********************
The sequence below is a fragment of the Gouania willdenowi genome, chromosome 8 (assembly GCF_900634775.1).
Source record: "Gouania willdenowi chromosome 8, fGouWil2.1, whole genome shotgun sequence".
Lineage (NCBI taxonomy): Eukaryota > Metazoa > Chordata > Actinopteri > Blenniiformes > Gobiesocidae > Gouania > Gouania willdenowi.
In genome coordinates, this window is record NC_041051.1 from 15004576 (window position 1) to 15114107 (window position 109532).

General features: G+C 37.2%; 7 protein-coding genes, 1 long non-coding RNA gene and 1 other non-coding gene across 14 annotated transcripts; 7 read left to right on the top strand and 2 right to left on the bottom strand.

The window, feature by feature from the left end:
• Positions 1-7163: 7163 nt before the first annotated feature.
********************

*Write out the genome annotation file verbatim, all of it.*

The sequence below is a fragment of the Gouania willdenowi genome, chromosome 8 (assembly GCF_900634775.1).
Source record: "Gouania willdenowi chromosome 8, fGouWil2.1, whole genome shotgun sequence".
Lineage (NCBI taxonomy): Eukaryota > Metazoa > Chordata > Actinopteri > Blenniiformes > Gobiesocidae > Gouania > Gouania willdenowi.
In genome coordinates, this window is record NC_041051.1 from 15004576 (window position 1) to 15114107 (window position 109532).

General features: G+C 37.2%; 7 protein-coding genes, 1 long non-coding RNA gene and 1 other non-coding gene across 14 annotated transcripts; 7 read left to right on the top strand and 2 right to left on the bottom strand.

The window, feature by feature from the left end:
• Positions 1-7163: 7163 nt before the first annotated feature.